The Glasgow music scene has perhaps never been so exciting. Artists of various genres and indeed emerging genres “stars” are rising, though leading the way in the whole “Do it Yourself” school of music is a man who certainly needs no introduction. The man I speak of is none other than “Glasgow’s Finest” Mr Gerry Cinnamon.
Despite already having received much recognition and having recently signed a publishing deal with 23rd Precinct Music – there is more to Mr Cinnamon than meets the eye. Having grew up in Castlemilk, Glasgow, the man certainly has some stories to tell and this is definitely apparent in his lyrics (which range from the abstract to social critique) though it’s his self-styled, do it yourself ethos that really shines through his acoustic melodies and loop pedal blues. With inspirations such as The Beatles, The Jesus and Mary Chain and The Brian Jonestown Massacre woven seamlessly into his impressive body of work, Gerry is certainly more than capable in the art of crowd-pleasing while also being extremely accomplished when it comes to his studio work.
Gerry also hosts a weekly open-mic night in Glasgow’s Priory Bar which he dubs “Jam Night” which has much more of a “workshop” setup where like-minded musicians can come together to celebrate each other’s music as opposed to it being all about making the venue a quick buck or two. This very much sums up Gerry’s entire attitude towards music and the industry in general “You’ve got to build your own bonfires” is his advice to the aspiring artist.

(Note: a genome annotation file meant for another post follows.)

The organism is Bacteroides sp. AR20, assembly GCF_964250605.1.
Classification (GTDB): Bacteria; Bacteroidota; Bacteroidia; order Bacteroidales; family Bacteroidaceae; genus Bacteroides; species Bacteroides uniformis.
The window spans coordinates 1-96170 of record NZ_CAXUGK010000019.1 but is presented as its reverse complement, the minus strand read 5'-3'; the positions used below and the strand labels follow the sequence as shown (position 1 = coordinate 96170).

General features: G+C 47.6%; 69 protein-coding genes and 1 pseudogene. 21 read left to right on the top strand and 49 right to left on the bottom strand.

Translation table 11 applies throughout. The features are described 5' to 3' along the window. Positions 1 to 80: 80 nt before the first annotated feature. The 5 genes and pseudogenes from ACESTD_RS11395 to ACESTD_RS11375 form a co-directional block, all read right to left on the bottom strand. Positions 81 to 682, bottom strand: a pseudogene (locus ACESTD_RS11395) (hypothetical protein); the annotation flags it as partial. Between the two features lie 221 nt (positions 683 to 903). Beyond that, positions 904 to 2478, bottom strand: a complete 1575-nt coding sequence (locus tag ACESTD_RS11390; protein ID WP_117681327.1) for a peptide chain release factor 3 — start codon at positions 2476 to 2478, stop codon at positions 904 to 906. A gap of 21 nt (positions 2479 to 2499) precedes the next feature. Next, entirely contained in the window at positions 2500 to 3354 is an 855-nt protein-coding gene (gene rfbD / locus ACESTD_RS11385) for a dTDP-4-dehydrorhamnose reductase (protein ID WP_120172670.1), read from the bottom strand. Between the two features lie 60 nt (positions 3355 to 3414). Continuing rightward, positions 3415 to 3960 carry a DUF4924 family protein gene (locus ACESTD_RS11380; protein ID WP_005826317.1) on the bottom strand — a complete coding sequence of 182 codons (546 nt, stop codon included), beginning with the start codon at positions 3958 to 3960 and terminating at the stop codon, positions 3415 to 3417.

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It should be pointed out that Gerry has had some recent chart success with his songs “Hope over Fear” and “Kampfire Vampire” which both made the top ten in the I-Tune charts. With both songs being scathing social critiques it’s easy to understand why Gerry’s music is striking a chord with so many people across the country right now. Crowd-Pleaser “Hope over Fear” written during the frenzy of the Scottish Independence Referendum touches upon the humanitarian issues surrounding the debate of Scottish Independence and is certainly not the flag-waving call to arms as many perceive it to be and is in no way solely responsible for Gerry’s apparent “overnight” success.
Gerry has literally worked non-stop for the past decade, honing his style and skills and creating a following of epic proportions. While “Kampfire Vampire” on the other hand is a biting attack on some of the more questionable characters who work in and who surround Glasgow’s Music Scene – likening them to soulless “vampires” who feel nothing for the music or the musicians involved and are more concerned with “pound notes” as the man put it in a recent interview with myself.
So will the Bonfire continue to Burn? With Gerry’s hard-working mentality and his passion for rising the stars of other artists it’s unlikely the fire will dwindle any time soon and with a forthcoming EP and T in the Park in the bag this year it looks like there is little chance of these flames being doused anytime soon.